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Lyr Req: Skin & Bones

DigiTrad:
LADY ALL SKIN AND BONES
LADY ALL SKIN AND BONES


Related threads:
(DTStudy) Lyr Add: Lady All Skin and Bone (24)
Lyr Req: Woman All Skin and Bone? (16)


Fred Burns (burnsfg@cadvision.com) 08 Jan 00 - 02:51 PM
Joe Offer 08 Jan 00 - 03:56 PM
Barbara 08 Jan 00 - 04:08 PM
Sandy Paton 08 Jan 00 - 11:21 PM
Malcolm Douglas 09 Jan 00 - 10:58 PM
Fred Burns 10 Jan 00 - 12:16 AM
Metchosin 10 Jan 00 - 03:02 AM
Joe Offer 10 Jan 00 - 03:19 AM
Alan of Australia 10 Jan 00 - 05:54 AM
Stewie 12 Jan 00 - 01:34 AM
Barbara 12 Jan 00 - 01:39 AM
GUEST,bet 24 Sep 02 - 12:08 PM
curmudgeon 24 Sep 02 - 08:37 PM
MAG 24 Sep 02 - 11:20 PM
bet 25 Sep 02 - 09:48 AM
GUEST,Mine Truly 08 Jul 05 - 12:21 AM
GUEST,Misika 07 Oct 12 - 05:23 AM
GUEST 08 Oct 12 - 02:14 AM
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Subject: Skin & Bones
From: Fred Burns (burnsfg@cadvision.com)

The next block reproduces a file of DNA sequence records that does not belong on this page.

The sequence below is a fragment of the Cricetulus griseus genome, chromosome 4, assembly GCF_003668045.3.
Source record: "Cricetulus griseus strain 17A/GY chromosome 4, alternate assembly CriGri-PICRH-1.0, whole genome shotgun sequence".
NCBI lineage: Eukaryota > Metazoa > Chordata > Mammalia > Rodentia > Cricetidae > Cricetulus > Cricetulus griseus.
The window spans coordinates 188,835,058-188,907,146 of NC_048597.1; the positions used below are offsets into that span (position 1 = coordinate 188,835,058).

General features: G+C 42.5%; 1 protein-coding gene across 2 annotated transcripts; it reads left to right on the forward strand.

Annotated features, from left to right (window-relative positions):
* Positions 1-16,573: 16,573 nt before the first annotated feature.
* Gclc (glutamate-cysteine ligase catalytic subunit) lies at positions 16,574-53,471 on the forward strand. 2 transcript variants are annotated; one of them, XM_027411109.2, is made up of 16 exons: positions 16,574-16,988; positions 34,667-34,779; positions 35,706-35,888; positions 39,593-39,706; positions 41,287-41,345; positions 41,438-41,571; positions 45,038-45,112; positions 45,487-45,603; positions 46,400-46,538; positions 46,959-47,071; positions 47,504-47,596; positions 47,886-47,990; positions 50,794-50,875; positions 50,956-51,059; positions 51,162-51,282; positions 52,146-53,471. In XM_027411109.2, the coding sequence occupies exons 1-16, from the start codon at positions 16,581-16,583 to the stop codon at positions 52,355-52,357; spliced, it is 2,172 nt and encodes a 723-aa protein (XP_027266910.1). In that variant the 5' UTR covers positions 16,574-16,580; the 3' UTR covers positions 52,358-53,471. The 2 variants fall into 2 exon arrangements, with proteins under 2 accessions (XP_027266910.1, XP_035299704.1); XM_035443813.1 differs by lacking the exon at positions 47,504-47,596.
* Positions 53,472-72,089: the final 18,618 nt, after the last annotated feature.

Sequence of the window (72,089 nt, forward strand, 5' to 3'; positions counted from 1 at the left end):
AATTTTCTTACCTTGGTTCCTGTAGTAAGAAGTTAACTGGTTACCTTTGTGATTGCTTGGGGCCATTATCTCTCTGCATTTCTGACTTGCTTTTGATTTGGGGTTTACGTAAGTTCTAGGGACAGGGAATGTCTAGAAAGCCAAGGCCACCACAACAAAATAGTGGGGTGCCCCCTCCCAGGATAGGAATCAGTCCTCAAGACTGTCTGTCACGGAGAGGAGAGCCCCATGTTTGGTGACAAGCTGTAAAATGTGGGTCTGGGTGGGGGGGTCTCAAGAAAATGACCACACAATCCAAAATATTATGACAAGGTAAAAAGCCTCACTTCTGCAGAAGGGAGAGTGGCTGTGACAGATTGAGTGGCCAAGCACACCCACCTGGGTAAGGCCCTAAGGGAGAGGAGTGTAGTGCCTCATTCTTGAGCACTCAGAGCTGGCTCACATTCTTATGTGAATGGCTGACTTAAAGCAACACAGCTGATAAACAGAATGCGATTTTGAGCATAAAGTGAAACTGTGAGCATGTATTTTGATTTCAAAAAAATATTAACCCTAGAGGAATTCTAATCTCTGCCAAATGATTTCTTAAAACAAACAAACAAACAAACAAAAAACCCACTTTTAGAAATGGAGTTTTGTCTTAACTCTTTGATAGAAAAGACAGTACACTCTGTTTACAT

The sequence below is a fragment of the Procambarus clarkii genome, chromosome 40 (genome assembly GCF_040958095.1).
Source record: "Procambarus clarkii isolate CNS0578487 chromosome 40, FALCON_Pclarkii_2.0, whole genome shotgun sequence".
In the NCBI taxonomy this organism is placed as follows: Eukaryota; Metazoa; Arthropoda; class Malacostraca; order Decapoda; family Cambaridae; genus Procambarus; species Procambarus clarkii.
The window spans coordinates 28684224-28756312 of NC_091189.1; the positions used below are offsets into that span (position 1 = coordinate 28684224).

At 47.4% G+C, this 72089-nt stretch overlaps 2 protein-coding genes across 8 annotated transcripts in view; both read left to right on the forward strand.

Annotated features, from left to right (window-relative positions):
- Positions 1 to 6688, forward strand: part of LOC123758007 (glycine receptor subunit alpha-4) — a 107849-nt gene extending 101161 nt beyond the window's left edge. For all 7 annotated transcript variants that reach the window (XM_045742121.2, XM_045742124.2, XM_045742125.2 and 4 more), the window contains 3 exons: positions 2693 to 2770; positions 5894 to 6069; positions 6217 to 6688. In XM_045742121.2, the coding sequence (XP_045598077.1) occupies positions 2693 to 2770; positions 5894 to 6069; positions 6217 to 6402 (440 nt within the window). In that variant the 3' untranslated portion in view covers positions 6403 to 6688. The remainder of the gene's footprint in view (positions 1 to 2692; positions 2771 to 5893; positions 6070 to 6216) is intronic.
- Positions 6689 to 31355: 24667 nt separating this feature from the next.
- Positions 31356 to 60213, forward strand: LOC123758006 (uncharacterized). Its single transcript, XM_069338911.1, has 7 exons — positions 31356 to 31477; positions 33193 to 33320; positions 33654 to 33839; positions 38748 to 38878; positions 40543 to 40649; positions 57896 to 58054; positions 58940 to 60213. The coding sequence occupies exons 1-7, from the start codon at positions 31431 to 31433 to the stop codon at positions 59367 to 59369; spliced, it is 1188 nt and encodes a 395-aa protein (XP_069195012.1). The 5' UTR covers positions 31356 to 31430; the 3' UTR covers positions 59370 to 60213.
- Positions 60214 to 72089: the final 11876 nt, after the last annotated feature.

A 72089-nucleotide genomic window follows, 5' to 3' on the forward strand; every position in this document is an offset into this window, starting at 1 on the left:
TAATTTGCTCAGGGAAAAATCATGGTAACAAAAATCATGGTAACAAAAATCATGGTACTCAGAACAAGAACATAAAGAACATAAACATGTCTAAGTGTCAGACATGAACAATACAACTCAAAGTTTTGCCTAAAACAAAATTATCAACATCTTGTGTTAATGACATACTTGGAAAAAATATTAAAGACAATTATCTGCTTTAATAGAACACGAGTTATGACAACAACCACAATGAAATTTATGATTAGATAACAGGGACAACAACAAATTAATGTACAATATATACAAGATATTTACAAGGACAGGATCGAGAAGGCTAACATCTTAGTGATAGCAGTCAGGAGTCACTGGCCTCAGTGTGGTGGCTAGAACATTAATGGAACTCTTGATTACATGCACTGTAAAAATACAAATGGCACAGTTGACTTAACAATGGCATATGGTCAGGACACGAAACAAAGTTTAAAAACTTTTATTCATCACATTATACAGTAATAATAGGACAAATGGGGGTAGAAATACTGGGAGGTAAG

Date: 08 Jan 00 - 02:51 PM

Has anyone else heard of an old song about "an old woman, all skin and bones" who "took it in her head one day, to hear the parson sing and pray"? I heard it as a child from my mother (usually late on a dark evening, preferably around Halloween). My Father says she learned it from his mother. I would be interested in finding any other lyrics than those I already know.

Also see Halloween Songs


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Subject: RE: Skin & Bones
From: Joe Offer
Date: 08 Jan 00 - 03:56 PM

Hi, Fred - I've had some fun with that song. I make it up as I go along, since I have a hard time remembering lyrics. Click here for a previous discussion, and here for the version that's in our database. In this thread (click) Moira Cameron posted a version that's closest to what I sing.
Max, thank you very much for the great search engine.
-Joe Offer-


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Subject: RE: Skin & Bones
From: Barbara
Date: 08 Jan 00 - 04:08 PM